“It was one of the most powerful visits I’ve ever taken,” said Sheila Briggs, an assistant state superintendent with the Wisconsin Department of Public Instruction. She was describing a visit last fall to Lake Pontchartrain Elementary School, a low-income school in St. John the Baptist Parish, Louisiana, about thirty miles northwest of New Orleans. “The ability to hear what the state education agency was doing and then go into classrooms and see direct evidence was phenomenal,” Briggs gushed. “I’ve never seen anything like it anywhere else.”

Officials of state education agencies are not known for hyperbole. Maintaining data systems, drafting rules and regulations, and monitoring compliance are not the stuff of breathless raves—especially in Louisiana, whose education system has long ranked near the bottom nationwide on measures of student achievement and high-school graduation rates. Yet in the last year, education leaders from across the country have beaten a path to the Pelican State to see what they might learn from education superintendent John White, assistant superintendent of academics Rebecca Kockler, and their colleagues. Together, this team has quietly engineered a system of curriculum-driven reforms that have prompted Louisiana’s public school teachers to change the quality of their instruction in measurable...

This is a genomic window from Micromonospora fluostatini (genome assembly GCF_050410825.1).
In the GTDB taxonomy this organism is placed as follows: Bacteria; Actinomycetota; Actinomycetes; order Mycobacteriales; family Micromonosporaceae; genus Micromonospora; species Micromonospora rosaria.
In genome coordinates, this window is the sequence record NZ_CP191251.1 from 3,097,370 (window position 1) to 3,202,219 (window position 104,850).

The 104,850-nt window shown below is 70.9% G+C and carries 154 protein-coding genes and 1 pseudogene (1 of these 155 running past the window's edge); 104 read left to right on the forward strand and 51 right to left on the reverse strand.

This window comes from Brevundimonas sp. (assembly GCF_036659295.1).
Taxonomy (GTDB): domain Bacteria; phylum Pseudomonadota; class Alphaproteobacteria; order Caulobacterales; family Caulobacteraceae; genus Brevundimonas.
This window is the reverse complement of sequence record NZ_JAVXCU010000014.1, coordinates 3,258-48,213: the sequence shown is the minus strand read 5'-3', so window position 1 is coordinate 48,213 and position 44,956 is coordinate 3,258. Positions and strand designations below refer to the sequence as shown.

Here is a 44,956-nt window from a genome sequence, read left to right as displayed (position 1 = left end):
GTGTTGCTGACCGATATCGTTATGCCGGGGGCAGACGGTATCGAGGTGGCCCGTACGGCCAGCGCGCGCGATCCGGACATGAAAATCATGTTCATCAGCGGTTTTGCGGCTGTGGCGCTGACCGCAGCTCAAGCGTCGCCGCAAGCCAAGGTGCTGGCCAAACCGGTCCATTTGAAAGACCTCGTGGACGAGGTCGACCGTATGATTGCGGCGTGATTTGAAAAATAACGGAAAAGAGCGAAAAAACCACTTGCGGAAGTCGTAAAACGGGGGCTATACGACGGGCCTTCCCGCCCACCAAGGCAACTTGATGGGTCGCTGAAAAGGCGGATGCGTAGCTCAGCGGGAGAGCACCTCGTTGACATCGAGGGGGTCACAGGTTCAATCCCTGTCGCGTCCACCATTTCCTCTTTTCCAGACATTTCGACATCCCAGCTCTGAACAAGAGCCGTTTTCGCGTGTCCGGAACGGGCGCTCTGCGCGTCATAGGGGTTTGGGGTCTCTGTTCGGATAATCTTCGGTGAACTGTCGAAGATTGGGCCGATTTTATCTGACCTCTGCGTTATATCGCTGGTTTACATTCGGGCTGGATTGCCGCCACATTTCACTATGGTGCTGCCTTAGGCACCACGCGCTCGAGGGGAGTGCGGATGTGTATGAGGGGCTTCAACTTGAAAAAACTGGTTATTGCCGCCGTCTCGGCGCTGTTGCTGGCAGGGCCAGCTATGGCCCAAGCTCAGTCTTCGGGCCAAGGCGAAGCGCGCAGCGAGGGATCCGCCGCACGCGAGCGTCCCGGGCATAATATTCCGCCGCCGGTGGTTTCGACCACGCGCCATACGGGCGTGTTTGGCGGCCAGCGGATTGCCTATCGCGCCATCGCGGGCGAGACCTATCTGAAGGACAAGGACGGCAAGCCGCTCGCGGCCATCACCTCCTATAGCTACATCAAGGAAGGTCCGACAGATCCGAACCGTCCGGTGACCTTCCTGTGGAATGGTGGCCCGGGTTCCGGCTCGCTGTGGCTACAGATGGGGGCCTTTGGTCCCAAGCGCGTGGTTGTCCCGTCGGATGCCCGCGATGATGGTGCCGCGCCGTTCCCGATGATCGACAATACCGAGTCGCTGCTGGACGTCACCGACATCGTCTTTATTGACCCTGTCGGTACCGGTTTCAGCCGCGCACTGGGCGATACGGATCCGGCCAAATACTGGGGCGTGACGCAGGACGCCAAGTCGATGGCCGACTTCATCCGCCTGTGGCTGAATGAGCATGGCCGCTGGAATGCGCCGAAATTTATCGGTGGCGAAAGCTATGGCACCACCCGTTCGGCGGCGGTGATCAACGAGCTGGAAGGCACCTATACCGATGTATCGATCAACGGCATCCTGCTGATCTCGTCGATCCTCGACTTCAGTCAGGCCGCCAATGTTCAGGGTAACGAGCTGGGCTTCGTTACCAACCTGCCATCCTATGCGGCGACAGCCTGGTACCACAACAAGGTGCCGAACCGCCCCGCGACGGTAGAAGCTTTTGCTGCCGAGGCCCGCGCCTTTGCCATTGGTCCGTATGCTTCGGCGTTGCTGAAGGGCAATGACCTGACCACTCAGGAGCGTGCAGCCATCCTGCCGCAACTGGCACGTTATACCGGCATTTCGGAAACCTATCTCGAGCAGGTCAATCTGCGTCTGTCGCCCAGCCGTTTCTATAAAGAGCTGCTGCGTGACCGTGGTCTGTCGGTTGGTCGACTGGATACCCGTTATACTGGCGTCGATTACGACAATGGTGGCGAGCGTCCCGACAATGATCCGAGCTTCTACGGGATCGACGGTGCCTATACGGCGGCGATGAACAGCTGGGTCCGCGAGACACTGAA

By Peter Cunningham

One of the oldest tricks in politics is to project your own flaws onto your opponents. Teachers union leader Randi Weingarten put this age-old tactic to use in a speech to her members last week, accusing the school choice movement of one of the most enduring shortcomings of the traditional public school system: segregation.

No institution in America has done more to perpetuate segregation than public schools. Until 1954, segregated schools were legal in America, and it was the standard practice in much of the South.

Less recognized, but equally pernicious, is the structural segregation all across America, where zoned school systems maintain racial and economic segregation. Some parents of color have been jailed for trying to enroll their children in schools where they don’t live.